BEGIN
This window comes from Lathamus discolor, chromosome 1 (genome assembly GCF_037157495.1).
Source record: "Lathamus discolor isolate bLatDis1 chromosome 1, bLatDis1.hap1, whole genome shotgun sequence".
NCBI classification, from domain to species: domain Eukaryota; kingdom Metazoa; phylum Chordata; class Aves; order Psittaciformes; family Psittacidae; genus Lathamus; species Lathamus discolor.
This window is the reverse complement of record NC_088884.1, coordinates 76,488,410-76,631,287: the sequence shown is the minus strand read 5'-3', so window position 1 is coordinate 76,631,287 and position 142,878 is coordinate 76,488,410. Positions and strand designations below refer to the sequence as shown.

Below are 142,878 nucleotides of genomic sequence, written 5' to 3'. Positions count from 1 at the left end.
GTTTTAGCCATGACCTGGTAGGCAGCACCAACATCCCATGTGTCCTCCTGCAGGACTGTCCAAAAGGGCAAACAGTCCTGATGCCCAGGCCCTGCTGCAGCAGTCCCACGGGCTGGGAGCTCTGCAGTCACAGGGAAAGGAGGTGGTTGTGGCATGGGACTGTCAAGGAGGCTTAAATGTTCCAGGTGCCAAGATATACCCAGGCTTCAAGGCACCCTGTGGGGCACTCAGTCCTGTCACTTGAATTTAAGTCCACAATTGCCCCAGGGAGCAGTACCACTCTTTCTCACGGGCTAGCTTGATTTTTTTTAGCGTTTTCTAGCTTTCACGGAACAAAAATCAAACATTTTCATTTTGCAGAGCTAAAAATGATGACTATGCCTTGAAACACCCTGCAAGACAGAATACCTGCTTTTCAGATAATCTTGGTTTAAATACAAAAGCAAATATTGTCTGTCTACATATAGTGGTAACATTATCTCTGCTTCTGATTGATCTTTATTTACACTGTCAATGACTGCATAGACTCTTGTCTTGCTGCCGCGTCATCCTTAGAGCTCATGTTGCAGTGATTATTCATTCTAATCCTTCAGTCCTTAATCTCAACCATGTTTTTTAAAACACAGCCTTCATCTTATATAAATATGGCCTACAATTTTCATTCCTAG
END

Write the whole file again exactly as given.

This window comes from Lathamus discolor, chromosome 1 (genome assembly GCF_037157495.1).
Source record: "Lathamus discolor isolate bLatDis1 chromosome 1, bLatDis1.hap1, whole genome shotgun sequence".
NCBI classification, from domain to species: domain Eukaryota; kingdom Metazoa; phylum Chordata; class Aves; order Psittaciformes; family Psittacidae; genus Lathamus; species Lathamus discolor.
This window is the reverse complement of record NC_088884.1, coordinates 76,488,410-76,631,287: the sequence shown is the minus strand read 5'-3', so window position 1 is coordinate 76,631,287 and position 142,878 is coordinate 76,488,410. Positions and strand designations below refer to the sequence as shown.

Below are 142,878 nucleotides of genomic sequence, written 5' to 3'. Positions count from 1 at the left end.
GTTTTAGCCATGACCTGGTAGGCAGCACCAACATCCCATGTGTCCTCCTGCAGGACTGTCCAAAAGGGCAAACAGTCCTGATGCCCAGGCCCTGCTGCAGCAGTCCCACGGGCTGGGAGCTCTGCAGTCACAGGGAAAGGAGGTGGTTGTGGCATGGGACTGTCAAGGAGGCTTAAATGTTCCAGGTGCCAAGATATACCCAGGCTTCAAGGCACCCTGTGGGGCACTCAGTCCTGTCACTTGAATTTAAGTCCACAATTGCCCCAGGGAGCAGTACCACTCTTTCTCACGGGCTAGCTTGATTTTTTTTAGCGTTTTCTAGCTTTCACGGAACAAAAATCAAACATTTTCATTTTGCAGAGCTAAAAATGATGACTATGCCTTGAAACACCCTGCAAGACAGAATACCTGCTTTTCAGATAATCTTGGTTTAAATACAAAAGCAAATATTGTCTGTCTACATATAGTGGTAACATTATCTCTGCTTCTGATTGATCTTTATTTACACTGTCAATGACTGCATAGACTCTTGTCTTGCTGCCGCGTCATCCTTAGAGCTCATGTTGCAGTGATTATTCATTCTAATCCTTCAGTCCTTAATCTCAACCATGTTTTTTAAAACACAGCCTTCATCTTATATAAATATGGCCTACAATTTTCATTCCTAG